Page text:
Pilates to Ease the Symptoms of Arthritis

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Arthritis is a complex condition affecting millions worldwide. The main symptoms include joint pain, stiffness and inflammation. One of the best treatments to relieve arthritis is Pilates. Here are the key findings from an article which highlights how Pilates can help those suffering from this debilitating disease…

‘Lengthening and stretching the body in a balanced manner assists in relieving the soreness caused by osteoarthritis.  Pilates enhances muscle control, spine stabilization, posture, body awareness, co-ordination and balance. It facilitates in relaxing the muscles of the neck, shoulders and upper back.’

‘Pilates also improves lung capacity and blood circulation in the body; a better blood supply means more oxygen and nutrients are supplied to the tendons and muscles thus relieving the pain.’

‘People doing Pilates become more aware of the position of their body and its alignment, which is beneficial in relieving stress on major joints. Pilates is also extremely useful in increasing the flexibility and strength of the joints by encouraging controlled movements. Proper motion stimulates the joint surfaces to produce synovial fluids, which lubricates the moving parts of the body. Pilates emphasizes the proper alignment of the body thus avoiding excessive weight or wear and tear on the joints, which results in less damage and ultimately less pain for patients.’

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‘Evidence in literature points towards the efficacy of Pilates for patients suffering from different arthritic conditions. One study looked into the effects of Pilates exercises on 50 children with juvenile idiopathic arthritis. The participants were randomly divided into two groups. One group followed a Pilates-based exercise regime for 6 months, while the members of other group were enrolled in conventional exercise program. At the end of this study, all the participants showed improvement from the symptoms of the disease. However patients following the Pilates programme showed better results both physically and psychologically.’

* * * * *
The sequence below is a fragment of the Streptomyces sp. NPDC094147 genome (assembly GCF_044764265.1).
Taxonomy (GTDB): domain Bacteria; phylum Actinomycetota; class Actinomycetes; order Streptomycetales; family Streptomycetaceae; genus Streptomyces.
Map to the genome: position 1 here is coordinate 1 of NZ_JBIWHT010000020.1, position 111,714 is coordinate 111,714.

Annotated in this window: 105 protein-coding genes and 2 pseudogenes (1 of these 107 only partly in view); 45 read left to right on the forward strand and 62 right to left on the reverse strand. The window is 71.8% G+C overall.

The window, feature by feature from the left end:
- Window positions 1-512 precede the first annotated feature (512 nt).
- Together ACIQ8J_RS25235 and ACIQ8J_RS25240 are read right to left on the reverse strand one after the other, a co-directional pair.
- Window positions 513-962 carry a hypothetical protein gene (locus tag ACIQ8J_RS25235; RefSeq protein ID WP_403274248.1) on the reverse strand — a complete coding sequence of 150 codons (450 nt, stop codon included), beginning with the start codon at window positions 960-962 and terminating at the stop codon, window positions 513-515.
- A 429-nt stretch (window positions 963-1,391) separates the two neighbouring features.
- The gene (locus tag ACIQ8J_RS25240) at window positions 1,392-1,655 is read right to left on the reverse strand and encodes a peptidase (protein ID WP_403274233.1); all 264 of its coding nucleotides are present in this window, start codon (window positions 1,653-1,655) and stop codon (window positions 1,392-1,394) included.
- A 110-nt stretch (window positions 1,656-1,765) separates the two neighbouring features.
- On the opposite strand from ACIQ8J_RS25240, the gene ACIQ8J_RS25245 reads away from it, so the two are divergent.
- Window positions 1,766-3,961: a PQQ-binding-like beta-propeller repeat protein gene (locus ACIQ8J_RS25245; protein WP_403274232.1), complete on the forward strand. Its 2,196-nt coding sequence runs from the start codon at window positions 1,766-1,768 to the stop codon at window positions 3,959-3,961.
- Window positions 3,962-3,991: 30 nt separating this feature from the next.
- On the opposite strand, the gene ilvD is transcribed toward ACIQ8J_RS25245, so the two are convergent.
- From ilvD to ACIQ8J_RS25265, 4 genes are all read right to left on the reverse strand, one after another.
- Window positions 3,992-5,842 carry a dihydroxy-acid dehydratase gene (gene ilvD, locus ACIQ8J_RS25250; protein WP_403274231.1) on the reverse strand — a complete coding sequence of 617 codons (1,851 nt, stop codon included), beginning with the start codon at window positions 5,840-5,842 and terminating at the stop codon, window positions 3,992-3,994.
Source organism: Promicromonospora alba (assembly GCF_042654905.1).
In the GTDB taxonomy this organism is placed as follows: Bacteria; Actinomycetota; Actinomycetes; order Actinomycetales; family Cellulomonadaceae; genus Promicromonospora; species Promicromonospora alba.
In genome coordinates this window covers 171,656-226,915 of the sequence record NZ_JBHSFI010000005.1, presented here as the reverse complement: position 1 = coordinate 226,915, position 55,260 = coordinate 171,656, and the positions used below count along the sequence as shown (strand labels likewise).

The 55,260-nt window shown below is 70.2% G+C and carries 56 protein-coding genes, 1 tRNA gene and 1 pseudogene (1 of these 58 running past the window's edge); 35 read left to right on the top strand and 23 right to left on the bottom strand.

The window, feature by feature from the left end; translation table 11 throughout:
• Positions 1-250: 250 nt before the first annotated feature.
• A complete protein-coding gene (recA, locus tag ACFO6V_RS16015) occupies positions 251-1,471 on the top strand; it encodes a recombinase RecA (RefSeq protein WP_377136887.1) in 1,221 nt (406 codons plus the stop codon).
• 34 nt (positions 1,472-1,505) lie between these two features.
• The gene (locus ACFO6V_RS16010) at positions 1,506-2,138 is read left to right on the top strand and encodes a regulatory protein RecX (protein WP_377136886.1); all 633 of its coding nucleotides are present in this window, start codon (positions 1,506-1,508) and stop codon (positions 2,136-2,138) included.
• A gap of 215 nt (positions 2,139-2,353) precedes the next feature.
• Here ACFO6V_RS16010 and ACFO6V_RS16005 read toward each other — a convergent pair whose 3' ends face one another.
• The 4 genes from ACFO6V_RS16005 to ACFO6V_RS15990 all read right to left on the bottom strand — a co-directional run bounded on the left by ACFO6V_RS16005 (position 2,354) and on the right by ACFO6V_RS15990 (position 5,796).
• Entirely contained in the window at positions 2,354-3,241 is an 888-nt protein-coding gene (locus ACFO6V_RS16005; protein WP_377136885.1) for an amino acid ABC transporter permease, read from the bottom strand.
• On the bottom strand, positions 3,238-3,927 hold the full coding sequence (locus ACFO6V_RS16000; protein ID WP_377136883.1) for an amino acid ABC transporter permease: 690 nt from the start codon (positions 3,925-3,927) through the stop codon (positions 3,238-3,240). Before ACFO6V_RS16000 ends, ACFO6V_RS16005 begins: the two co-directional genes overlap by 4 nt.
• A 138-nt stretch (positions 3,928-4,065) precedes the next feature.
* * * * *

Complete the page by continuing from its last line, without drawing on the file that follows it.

‘A 2009 study was designed to consider the effects of Pilates on 50 female patients with chronic fibromyalgia. The participants were divided into two random groups, one receiving a Pilates treatment programme under the guidance of a certified trainer for 12 weeks, while the other control group performed stretching and relaxation exercises at home. When comparing the results from the two groups, it was found that the group receiving the Pilates exercise treatment showed significant improvement in pain and other symptoms of fibromyalgia, while the other group showed no significant improvement.

‘A similarly designed clinical trial was performed on 55 patients (30 men and 25 women) with ankylosing spondylitis. Again, the participants were divided into two groups. One group received the Pilates exercise therapy to relieve the pain and stiffness, while the other received a standard treatment regimen. At the end of 12 weeks all the participants were tested for disease indicators. On comparison of the results it was once again established that Pilates is the best means to restore movement and reduce pain among patients with Ankylosing spondylitis.’

To read the article in full click here.

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